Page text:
In order to obtain higher resolution in the azimuthal direction, that is azimuthal resolution of the ultrasonic tomogram, it is necessary to reduce the pitch of the piezoelectric elements in the array, and reduce the size of elements. In a transducer head of recent ultrasonic tomography, 128 piezoelectric elements each 0.55 mm wide and 15 mm long are arranged with a pitch of 0.6 mm, for example. But in order to attain higher resolution or to vary the focal length in the elevation direction, it is necessary to divide the piezoelectric elements in the direction of their length (in the direction of elevation) and arrange the arrays in parallel to each other, so the piezoelectric elements are arranged in a matrix. But there occurs a difficulty of wiring to each of the piezoelectric elements. So, in the state-of-the-art devices only three arrays of the piezoelectric elements are arranged in the elevation direction. But the more fine pitch and the more columns of array in the elevation direction are desirable.

In order to make more apparent the difficulty of the wiring in the ultrasonic transducer head, and to make clear the merits of the present invention, the problem of the wiring to each of the piezoelectric elements will be described. FIG. 1 shows an exemplary transducer head used for ultrasonic diagnosis. In the following explanation, a transducer head for ultrasonic tomography which is used for diagnosis will be referred to as an example, but the explanation can be extended over other applications such as failure detector, or ultrasonic reflectometer etc.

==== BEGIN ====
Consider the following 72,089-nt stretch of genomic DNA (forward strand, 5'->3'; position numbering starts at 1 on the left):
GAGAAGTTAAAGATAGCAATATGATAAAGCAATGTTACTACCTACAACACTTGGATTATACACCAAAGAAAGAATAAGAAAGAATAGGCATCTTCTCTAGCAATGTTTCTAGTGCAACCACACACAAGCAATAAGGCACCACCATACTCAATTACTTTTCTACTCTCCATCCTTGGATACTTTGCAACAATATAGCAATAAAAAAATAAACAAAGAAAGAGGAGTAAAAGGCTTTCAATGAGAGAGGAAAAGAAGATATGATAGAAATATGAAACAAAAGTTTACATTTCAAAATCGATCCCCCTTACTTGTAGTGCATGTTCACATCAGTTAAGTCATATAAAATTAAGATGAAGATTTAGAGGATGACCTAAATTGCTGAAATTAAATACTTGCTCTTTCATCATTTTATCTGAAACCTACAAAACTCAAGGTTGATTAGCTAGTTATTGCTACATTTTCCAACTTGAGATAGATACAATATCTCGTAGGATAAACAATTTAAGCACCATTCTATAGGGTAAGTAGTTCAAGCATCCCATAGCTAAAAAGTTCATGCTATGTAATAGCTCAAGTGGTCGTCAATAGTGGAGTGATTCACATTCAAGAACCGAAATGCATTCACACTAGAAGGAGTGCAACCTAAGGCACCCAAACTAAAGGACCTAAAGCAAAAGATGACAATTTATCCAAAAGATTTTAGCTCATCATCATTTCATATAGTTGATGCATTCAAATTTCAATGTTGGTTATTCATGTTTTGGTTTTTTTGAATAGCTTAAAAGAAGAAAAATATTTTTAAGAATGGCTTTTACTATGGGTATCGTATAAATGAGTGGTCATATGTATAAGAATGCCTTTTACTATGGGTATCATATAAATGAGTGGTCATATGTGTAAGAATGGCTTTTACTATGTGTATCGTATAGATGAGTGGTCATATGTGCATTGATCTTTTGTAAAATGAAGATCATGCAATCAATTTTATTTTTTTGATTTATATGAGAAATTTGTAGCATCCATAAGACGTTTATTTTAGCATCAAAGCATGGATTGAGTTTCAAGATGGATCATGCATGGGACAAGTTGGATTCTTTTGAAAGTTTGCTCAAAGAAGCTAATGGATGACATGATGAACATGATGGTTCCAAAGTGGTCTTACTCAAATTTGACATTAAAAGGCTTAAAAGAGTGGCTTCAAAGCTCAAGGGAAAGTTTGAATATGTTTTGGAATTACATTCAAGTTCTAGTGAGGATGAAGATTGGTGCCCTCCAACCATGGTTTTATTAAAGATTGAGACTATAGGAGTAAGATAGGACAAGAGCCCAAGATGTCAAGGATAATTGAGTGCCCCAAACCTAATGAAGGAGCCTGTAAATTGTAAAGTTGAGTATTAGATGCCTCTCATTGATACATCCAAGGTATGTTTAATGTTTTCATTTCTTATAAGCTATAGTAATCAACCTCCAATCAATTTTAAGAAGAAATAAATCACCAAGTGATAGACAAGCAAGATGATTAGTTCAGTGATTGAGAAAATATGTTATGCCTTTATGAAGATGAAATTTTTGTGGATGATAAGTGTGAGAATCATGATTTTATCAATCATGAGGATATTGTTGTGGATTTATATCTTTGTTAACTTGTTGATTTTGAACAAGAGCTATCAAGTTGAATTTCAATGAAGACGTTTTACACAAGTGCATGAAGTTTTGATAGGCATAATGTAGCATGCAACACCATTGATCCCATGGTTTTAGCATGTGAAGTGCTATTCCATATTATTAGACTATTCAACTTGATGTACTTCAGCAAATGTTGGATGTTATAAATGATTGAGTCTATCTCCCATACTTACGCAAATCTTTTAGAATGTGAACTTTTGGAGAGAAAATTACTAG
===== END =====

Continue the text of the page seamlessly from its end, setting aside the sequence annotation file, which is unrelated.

The transducer head shown in FIG. 1, radiates an ultrasonic pulse wave from an acoustic window 21 which passes through freely the ultrasonic wave. The transducer head 20 is contacted with its window 21 to a specimen which is to be tested or to be diagnosed. And the ultrasonic wave is radiated through the acoustic window 21 to the specimen, human body for example (not shown). The reflected waves from various parts of the specimen, such as human organs for example, are detected by the same head 20, converted into electric signals, and transferred to a processor (not shown) by a multi-cored cable 22. In the processor, the detected signals are treated like a manner of radar technology, and provide a tomographic image of the object in the human body.

A unit of the piezoelectric transducer has a structure as shown in FIG. 2(a). A piezoelectric element 1 is sandwiched by electrodes 2A and 2B. By applying electric potential between these electrodes, the piezoelectric element 1 is energized and shrinks or stretches to generate an ultrasonic wave. Contrary, if an echo of the ultrasonic wave reaches the element, an electric potential appears between the electrodes 2A and 2B. In a transducer head, a plurality of such piezoelectric units are arranged in an array, and such arrays are further aligned in parallel to each other to form a matrix as shown in FIG. 2(b). In the figure, three arrays of piezoelectric elements are arranged in a matrix of three columns.